VBAC activists aggressively ignoring reality

As predicted, VBAC activists are clinging to their resentment and aggressively ignoring reality.

Amy Romano on the Lamaze blog asks the bizarre question: Do women need to know the uterine rupture rate to make informed choices about VBAC? It’s bizarre because she implies that this is a medical question and that the answer is unknown. However, this is a legal question and the answer has been clearly established by the courts. Not only is knowing the rupture rate required, it isn’t even enough. Women must “understand” the rupture rate and many women have successfully argued that they are incapable of understanding.

Don’t believe me? Consider what the “Syracuse NY Birth Injury Lawyers” have to say on the subject:

For an expectant mother to give meaningful and informed consent she must be specifically told and understand that “IF HER UTERUS RUPTURES DURING HER VBAC, THERE MAY NOT BE SUFFICIENT TIME TO OPERATE AND TO PREVENT THE DEATH OF, OR PERMANENT BRAIN INJURY TO, HER BABY.” (emphasis in the original)

Courtmoom Mama, writing on the Unnecesarean, helpfully illustrates how VBAC activists desperately cling to their resentment. In her post NIH VBAC Consensus Development Conference: Gift Horse or Trojan Horse? she is most excited about the fact that an activist aggressively challenged a panel member, presumably “speaking truth to power.” Courtroom Mama (a self described “law geek”) utterly ignores the medico-legal issues that restrict availability of VBAC.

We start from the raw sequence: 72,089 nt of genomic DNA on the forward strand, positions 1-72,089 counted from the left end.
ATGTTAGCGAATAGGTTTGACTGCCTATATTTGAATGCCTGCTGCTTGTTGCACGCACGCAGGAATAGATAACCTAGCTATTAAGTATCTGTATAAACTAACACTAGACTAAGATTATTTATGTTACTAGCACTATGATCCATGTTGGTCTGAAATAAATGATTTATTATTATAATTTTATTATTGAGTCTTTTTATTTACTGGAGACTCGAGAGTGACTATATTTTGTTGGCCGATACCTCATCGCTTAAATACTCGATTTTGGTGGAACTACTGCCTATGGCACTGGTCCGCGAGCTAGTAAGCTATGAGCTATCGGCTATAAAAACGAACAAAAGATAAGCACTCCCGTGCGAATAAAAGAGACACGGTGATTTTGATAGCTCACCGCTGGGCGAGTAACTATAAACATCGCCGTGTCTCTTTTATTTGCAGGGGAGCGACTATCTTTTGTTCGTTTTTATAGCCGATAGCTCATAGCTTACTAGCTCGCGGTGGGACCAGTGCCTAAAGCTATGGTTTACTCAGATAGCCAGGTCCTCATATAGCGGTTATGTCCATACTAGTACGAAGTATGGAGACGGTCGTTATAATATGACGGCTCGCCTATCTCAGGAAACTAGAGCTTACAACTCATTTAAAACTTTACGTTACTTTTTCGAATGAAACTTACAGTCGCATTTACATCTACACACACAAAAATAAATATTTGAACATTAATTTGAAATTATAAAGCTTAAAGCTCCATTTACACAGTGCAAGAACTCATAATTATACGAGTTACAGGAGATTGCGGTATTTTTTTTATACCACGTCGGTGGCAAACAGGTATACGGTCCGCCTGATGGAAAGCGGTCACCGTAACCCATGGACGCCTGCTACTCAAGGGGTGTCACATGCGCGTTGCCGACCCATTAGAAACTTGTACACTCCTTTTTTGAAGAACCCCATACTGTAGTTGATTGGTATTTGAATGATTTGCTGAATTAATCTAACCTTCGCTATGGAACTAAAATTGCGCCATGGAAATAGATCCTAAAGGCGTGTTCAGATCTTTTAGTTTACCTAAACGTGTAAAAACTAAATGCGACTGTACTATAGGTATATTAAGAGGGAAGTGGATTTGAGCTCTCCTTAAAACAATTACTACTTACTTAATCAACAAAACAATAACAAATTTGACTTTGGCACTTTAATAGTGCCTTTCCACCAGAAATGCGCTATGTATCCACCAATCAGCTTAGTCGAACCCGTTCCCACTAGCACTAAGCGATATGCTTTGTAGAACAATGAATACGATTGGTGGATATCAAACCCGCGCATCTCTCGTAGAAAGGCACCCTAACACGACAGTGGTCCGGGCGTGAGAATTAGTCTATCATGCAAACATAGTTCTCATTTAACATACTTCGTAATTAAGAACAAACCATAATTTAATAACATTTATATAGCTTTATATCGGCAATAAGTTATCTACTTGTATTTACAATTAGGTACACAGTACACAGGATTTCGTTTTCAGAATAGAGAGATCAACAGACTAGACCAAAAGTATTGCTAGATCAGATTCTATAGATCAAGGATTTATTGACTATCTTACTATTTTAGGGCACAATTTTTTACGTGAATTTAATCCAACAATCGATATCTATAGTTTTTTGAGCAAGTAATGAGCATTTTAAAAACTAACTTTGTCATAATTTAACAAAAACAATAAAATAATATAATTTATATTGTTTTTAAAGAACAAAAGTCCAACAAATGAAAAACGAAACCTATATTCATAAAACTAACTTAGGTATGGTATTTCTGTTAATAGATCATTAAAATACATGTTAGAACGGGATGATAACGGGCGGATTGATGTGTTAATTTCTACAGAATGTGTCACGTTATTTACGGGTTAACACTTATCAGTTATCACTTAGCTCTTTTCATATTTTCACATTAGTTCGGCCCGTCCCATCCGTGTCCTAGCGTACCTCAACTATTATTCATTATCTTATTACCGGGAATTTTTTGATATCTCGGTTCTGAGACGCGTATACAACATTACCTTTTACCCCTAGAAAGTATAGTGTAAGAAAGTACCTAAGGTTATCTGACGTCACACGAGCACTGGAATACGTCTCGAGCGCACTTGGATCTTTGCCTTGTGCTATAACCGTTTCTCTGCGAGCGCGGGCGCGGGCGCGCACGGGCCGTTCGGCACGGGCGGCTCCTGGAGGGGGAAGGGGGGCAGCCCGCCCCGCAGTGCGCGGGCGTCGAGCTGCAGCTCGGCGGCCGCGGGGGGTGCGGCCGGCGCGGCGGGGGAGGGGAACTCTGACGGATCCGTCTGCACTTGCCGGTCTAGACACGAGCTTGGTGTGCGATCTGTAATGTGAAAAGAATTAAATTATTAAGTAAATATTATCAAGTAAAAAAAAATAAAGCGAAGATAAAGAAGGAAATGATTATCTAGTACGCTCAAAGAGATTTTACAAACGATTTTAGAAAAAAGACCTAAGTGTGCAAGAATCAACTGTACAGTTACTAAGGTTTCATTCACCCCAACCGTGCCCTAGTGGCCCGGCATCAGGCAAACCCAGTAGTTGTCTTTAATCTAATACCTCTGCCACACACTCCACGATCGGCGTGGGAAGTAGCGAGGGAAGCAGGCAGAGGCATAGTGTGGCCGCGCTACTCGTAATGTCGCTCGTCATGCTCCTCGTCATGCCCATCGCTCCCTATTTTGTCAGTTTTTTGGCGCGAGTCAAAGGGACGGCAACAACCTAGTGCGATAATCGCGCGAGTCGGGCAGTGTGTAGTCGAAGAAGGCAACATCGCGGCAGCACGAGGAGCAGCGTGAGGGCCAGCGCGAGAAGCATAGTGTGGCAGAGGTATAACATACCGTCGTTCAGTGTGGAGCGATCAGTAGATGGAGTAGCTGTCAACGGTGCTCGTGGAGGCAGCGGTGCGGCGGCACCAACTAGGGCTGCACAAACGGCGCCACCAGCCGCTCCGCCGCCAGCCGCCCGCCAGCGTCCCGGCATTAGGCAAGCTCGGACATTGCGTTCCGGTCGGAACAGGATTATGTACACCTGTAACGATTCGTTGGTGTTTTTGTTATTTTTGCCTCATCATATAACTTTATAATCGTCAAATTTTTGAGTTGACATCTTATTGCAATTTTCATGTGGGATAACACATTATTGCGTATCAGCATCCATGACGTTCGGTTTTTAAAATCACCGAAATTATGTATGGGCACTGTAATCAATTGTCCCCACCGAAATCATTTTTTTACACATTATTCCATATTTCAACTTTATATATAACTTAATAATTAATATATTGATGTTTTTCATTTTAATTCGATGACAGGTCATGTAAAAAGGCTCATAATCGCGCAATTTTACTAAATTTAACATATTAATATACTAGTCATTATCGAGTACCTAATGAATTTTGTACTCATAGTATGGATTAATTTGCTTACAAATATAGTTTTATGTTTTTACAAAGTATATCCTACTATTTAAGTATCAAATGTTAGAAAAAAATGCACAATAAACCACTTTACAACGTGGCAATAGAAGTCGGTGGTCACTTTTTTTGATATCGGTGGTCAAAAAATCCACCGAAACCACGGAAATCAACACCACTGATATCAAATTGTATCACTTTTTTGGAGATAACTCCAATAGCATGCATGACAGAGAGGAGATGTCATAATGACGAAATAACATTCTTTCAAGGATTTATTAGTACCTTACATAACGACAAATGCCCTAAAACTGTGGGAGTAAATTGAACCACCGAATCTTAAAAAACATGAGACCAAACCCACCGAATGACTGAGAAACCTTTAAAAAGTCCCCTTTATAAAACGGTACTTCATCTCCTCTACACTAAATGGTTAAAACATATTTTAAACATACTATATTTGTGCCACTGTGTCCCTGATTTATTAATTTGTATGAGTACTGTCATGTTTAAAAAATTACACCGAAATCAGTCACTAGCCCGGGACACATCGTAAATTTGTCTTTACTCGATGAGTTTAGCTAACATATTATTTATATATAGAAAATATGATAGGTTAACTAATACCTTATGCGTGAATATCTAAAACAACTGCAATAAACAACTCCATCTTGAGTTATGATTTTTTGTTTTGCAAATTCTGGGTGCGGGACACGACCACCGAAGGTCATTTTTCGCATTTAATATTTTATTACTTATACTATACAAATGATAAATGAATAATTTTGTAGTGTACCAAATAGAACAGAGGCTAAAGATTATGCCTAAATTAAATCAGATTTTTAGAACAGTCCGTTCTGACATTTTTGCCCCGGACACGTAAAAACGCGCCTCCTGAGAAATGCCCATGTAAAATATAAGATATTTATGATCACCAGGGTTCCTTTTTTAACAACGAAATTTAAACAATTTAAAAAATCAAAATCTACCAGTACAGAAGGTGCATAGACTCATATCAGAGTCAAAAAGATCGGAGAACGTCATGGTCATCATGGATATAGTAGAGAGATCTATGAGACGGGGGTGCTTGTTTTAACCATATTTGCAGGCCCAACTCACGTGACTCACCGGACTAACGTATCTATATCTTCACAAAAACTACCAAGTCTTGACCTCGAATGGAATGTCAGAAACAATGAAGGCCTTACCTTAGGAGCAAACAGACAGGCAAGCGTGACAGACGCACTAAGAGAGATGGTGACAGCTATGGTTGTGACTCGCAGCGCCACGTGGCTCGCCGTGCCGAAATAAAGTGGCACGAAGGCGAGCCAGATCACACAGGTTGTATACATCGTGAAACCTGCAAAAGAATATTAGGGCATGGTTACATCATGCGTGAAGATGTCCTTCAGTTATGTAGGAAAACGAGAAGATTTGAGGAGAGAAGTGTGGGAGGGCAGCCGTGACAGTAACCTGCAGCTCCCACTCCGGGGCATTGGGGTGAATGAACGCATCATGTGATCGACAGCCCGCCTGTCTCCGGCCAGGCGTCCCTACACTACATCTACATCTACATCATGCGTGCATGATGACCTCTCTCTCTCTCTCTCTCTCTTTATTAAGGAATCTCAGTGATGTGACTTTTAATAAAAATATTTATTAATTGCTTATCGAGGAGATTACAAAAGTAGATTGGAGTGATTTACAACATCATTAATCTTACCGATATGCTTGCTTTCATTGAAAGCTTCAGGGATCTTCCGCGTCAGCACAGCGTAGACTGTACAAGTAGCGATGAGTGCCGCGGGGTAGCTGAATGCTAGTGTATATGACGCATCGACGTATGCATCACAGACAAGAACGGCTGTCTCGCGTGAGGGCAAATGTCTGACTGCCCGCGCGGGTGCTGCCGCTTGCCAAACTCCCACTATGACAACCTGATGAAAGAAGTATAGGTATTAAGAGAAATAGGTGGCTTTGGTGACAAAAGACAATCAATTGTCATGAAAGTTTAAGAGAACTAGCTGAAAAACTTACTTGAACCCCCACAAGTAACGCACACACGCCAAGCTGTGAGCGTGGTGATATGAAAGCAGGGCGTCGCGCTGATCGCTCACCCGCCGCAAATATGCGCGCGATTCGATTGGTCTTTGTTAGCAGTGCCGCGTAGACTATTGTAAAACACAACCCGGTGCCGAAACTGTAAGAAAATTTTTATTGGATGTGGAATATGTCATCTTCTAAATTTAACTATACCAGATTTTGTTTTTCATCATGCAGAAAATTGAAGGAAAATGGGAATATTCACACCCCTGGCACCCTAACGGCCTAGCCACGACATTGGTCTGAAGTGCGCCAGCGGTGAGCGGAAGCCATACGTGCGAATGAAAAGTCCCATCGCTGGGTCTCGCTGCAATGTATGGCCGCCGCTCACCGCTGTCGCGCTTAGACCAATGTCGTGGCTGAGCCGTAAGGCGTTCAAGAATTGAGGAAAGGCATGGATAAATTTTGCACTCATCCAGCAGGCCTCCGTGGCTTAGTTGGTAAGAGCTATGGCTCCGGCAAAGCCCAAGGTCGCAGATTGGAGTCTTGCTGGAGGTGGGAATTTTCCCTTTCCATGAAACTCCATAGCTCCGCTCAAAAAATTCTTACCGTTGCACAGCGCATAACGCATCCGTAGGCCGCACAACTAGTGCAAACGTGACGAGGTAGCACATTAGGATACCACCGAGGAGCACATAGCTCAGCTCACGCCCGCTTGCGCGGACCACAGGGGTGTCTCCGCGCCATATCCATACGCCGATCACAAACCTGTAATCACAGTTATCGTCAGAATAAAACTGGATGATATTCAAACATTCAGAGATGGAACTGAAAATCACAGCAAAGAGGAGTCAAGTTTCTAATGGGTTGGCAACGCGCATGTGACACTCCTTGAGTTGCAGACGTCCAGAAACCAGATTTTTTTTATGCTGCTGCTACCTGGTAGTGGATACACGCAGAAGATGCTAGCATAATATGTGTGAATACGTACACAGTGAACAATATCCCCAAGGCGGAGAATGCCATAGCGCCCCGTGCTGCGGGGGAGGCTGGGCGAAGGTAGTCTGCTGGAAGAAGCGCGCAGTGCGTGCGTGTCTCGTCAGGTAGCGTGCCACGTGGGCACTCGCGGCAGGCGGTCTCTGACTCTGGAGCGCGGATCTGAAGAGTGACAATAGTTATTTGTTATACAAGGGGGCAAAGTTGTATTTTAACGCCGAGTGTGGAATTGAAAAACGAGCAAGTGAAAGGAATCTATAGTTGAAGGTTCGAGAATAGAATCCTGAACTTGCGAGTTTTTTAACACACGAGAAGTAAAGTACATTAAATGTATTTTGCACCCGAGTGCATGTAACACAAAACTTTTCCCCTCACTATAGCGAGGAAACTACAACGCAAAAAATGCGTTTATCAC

Most egregious, though, is the penchant of VBAC activists to invent rights that don’t exist. Henci Goer’s bemoans the “[f]ailure to recognize that VBAC is a right.” Yet there is no legal right to VBAC. Indeed, there is no legal right to healthcare of any kind, let alone a right to a specific procedure. A “right” to VBAC implies an obligation on the part of doctors and hospitals to preside over VBACs, justifying resentment of obstetricians for depriving women of their “rights.” However, since there is no “right” to VBAC, doctors and hospitals cannot be accused of violating anyone’s rights.

Asserting a non-existent right is worse than pointless. It demonstrates an inability to understand and frame the real situation in favor of a make-believe world where evil obstetricians control everything. In the real world, women have only the right to refuse medical treatment, not a right to demand a specific treatment. Moreover, doctors and hospitals have no legal obligation to comply with patients who refuse medical advice or demand procedures that the doctors or hospitals do not provide.

And speaking of “procedures,” activists who attended the conference impressed themselves with their clever observations on semantics. According to Goer:

VBAC … is not a procedure. Labor is what inevitably happens at the end of pregnancy.

That point, currently bouncing its way around the Twitter universe, is simultaneously inane and irrelevant. Are doctors supposed to bang themselves upside the head and suddenly realize that VBACs don’t pose additional risks because they aren’t “procedures”? Are lawyers supposed to have a sudden epiphany that detailed consents aren’t required for VBACs because they aren’t “procedures”? Why don’t VBAC activists notice that no one beside themselves is impressed with their “cleverness”?